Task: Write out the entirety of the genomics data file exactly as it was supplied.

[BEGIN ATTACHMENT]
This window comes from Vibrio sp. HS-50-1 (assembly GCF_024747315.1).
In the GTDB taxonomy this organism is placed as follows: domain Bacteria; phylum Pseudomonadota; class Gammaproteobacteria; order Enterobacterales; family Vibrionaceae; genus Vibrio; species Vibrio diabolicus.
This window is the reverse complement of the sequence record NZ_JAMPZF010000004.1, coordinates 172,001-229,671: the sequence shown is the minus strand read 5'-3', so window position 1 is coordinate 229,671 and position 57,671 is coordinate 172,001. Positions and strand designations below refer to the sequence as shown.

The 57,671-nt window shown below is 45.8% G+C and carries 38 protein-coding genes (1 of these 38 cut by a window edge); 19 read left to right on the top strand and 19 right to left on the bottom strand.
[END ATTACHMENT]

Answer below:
This window comes from Vibrio sp. HS-50-1 (assembly GCF_024747315.1).
In the GTDB taxonomy this organism is placed as follows: domain Bacteria; phylum Pseudomonadota; class Gammaproteobacteria; order Enterobacterales; family Vibrionaceae; genus Vibrio; species Vibrio diabolicus.
This window is the reverse complement of the sequence record NZ_JAMPZF010000004.1, coordinates 172,001-229,671: the sequence shown is the minus strand read 5'-3', so window position 1 is coordinate 229,671 and position 57,671 is coordinate 172,001. Positions and strand designations below refer to the sequence as shown.

The 57,671-nt window shown below is 45.8% G+C and carries 38 protein-coding genes (1 of these 38 cut by a window edge); 19 read left to right on the top strand and 19 right to left on the bottom strand.